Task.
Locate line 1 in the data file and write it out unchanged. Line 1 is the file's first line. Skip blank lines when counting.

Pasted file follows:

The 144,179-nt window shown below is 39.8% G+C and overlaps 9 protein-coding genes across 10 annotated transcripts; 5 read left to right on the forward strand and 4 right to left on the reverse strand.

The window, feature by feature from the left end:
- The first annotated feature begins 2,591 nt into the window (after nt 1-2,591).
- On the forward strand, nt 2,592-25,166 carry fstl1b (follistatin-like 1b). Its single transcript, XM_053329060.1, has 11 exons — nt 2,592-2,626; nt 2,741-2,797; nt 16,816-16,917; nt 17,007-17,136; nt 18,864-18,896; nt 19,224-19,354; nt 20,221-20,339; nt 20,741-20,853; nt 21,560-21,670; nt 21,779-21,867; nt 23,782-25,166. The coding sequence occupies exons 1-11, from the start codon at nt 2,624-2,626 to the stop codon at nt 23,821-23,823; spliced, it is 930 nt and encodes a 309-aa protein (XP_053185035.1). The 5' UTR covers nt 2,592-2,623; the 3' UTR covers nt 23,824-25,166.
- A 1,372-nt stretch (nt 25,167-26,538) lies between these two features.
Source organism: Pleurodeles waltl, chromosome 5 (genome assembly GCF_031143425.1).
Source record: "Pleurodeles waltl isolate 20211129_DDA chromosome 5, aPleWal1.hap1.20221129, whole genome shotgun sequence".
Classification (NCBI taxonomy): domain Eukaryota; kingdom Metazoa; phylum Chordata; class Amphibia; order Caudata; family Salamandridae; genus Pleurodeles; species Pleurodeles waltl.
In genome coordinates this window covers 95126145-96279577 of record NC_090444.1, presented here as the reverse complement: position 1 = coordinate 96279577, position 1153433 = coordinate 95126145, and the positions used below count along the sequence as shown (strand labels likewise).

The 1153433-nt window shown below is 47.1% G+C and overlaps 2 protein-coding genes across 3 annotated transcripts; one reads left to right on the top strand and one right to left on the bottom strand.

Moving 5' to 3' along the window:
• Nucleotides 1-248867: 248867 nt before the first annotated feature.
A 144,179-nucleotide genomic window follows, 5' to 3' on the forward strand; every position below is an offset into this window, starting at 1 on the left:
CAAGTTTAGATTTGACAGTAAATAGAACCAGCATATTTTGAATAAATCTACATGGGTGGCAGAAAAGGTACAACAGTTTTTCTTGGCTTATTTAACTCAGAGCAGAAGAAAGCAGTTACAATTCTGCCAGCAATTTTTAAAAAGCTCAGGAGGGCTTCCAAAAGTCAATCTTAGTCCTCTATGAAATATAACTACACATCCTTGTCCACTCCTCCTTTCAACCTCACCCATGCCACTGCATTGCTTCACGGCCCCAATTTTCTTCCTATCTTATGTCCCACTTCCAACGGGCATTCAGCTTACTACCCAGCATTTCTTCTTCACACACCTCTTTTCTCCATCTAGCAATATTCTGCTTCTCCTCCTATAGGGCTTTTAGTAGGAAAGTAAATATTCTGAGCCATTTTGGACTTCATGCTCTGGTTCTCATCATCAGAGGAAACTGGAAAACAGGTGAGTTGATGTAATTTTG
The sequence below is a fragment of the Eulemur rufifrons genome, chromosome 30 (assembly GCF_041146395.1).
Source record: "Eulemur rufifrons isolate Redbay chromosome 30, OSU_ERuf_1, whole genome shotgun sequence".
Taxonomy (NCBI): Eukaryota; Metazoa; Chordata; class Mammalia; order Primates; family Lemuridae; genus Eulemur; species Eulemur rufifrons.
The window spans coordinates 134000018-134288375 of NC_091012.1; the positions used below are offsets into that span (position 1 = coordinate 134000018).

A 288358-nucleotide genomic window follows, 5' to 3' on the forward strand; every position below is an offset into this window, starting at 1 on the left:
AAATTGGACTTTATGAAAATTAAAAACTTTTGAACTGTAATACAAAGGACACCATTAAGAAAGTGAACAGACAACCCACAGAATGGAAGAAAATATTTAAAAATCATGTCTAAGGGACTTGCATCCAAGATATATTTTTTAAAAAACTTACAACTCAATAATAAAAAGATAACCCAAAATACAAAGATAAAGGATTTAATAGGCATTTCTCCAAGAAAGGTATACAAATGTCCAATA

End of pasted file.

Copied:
The 144,179-nt window shown below is 39.8% G+C and overlaps 9 protein-coding genes across 10 annotated transcripts; 5 read left to right on the forward strand and 4 right to left on the reverse strand.